Jorge Rivas and Jamilah King : SOPA and the Internet Blackout

What is SOPA?
Here are five things you need to know

Wikipedia was among several websites to shut down Wednesday in protest of anti-piracy bills now in Congress that critics say could amount to censorship.

Instead of the usual encyclopedia articles, visitors to Wikipedia’s English-language site were greeted by a message about the decision to black out its Web page for an entire day.

“Imagine a World Without Free Knowledge,” said the stark message in white letters on a black and gray background.

“For over a decade, we have spent millions of hours building the largest encyclopedia in human history. Right now, the U.S. Congress is considering legislation that could fatally damage the free and open Internet. For 24 hours, to raise awareness, we are blacking out Wikipedia.” — CNN

By Jorge Rivas and Jamilah King / AlterNet / January 18, 2012

The Stop Online Piracy Act (SOPA) has the entire Internet up in arms today. Media justice advocates say the bill is anathema to basic functioning of the Internet; for a system that’s based on relative freedom and connectivity, SOPA would work as the online world’s stingy gatekeeper, giving government the power to shutdown websites altogether.

Today, hundreds of websites are joining in a day of action to SOPA’s threat to freedom of expression on the Internet. Several civil rights and racial justice organizations are joining in what’s been called an “Internet strike,” by closing their websites from 8 a.m. to 8 p.m. eastern time.’s Jamilah King, who covers media policy, explains why:

The Internet’s been an important space for communities of color to tell their own stories and advocate for issues they don’t often see in film or on television. SOPA puts that independence in jeopardy. It’ll add yet another barrier to how and what we can communicate.

So, here are the basics on what you need to know.

Who’s behind SOPA? Rep. Lamar Smith, a Texas politician who’s been known mostly for his anti-immigrant stances in recent years. Smith’s got big industry backers, namely: the Recording Industry Association of America, the Motion Picture Association of America (now led by former U.S. Senator Chris Dodd), and the U.S. Chamber of Commerce.

What’s the justification for SOPA? Supporters of the bill claim that it’ll help copyright holders (think big record labels) protect their content. Rep. Smith has criticized the bill’s opponents and explained that SOPA would only target foreign websites that put American businesses at risk.

But opponents argue that the definition of “foreign infringing sites” is too vague. As it’s written now, they argue, the bill will fundamentally alter the relative freedom with which the Internet currently operates. What’s certain is that it’ll add a level of supervision to the Internet that’s never existed before.

Who’s opposed to SOPA? Basically, every website that you visit regularly. Most notably, Wikipedia, Craigslist, and Reddit, along with at least 200 other websites, have chosen to go dark in opposition to the bill and to help educate users about its potential impact. But the list doesn’t stop there: Google [they’re putting a black bar across their logo today], Yahoo, YouTube, and Twitter have also publicly opposed the bill. The White House has also announced that, should the bill reach President Obama’s desk, he will veto it.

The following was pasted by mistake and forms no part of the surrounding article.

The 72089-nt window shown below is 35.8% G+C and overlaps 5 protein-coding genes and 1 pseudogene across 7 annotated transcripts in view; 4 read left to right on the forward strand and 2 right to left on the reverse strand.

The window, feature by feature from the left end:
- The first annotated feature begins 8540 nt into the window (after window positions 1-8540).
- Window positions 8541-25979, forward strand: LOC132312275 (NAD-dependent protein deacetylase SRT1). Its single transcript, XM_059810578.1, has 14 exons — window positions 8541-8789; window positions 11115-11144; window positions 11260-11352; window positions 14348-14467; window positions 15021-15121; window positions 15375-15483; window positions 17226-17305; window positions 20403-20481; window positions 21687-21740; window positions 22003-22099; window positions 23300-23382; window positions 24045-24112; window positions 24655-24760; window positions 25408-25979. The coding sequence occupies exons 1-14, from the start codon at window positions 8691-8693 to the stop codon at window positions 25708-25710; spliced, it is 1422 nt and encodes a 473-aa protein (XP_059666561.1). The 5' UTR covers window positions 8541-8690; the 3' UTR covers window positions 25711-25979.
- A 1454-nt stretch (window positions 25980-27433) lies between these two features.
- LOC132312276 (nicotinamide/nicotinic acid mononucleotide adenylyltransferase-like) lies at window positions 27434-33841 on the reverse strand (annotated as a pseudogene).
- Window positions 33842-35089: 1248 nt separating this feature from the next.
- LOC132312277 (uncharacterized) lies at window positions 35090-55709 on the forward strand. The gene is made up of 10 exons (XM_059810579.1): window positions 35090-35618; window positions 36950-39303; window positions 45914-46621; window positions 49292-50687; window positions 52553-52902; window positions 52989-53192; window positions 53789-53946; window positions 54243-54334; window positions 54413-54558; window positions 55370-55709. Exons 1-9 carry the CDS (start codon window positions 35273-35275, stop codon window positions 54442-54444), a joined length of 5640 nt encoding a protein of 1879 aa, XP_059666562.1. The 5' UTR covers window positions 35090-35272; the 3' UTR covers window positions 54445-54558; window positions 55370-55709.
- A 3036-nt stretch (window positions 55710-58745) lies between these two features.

How would SOPA work? It allows the U.S. attorney general to seek a court order against the targeted offshore website that would, in turn, be served on Internet providers in an effort to make the target virtually disappear. It’s kind of an Internet death penalty.

More specifically, section 102 of SOPA says that, after being served with a removal order:

A service provider shall take technically feasible and reasonable measures designed to prevent access by its subscribers located within the United States to the foreign infringing site (or portion thereof) that is subject to the order… Such actions shall be taken as expeditiously as possible, but in any case within five days after being served with a copy of the order, or within such time as the court may order.

How would it impact me? If you create or consume content on the Internet, under SOPA the government would have the power to pull the plug on your website. If you’re a casual consumer, your favorite websites could be penalized and shut down if they seem to be illegally supporting copyrighted material.

This is especially important for human rights groups and advocates in communities of color, who could faced increased censorship if the bill is passed. The language of the bill makes it easy for the US Attorney General to go after websites it simply sees as a threat.

[Jorge Rivas is multimedia editor and pop culture blogger and Jamilah King is the news editor at This article was sourced from Colorlines and distributed by AlterNet.]

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1 Response to Jorge Rivas and Jamilah King : SOPA and the Internet Blackout

  1. Rep. Lamar Smith of San Antonio is not only known for his anti-immigration stance, but has taken up the Law’n’Order mantle of Anti-Drug Warrior.
    Among other things, Smith has refused to schedule a hearing for the bipartisan HB 2306 (Paul-Frank) to end federal cannabis prohibition in the House Criminal Justice Committee that he chairs.
    And hey, isn’t is spozed to the the “world wide web”?? what part of “world wide” do Smith and his campaign contributors not get??

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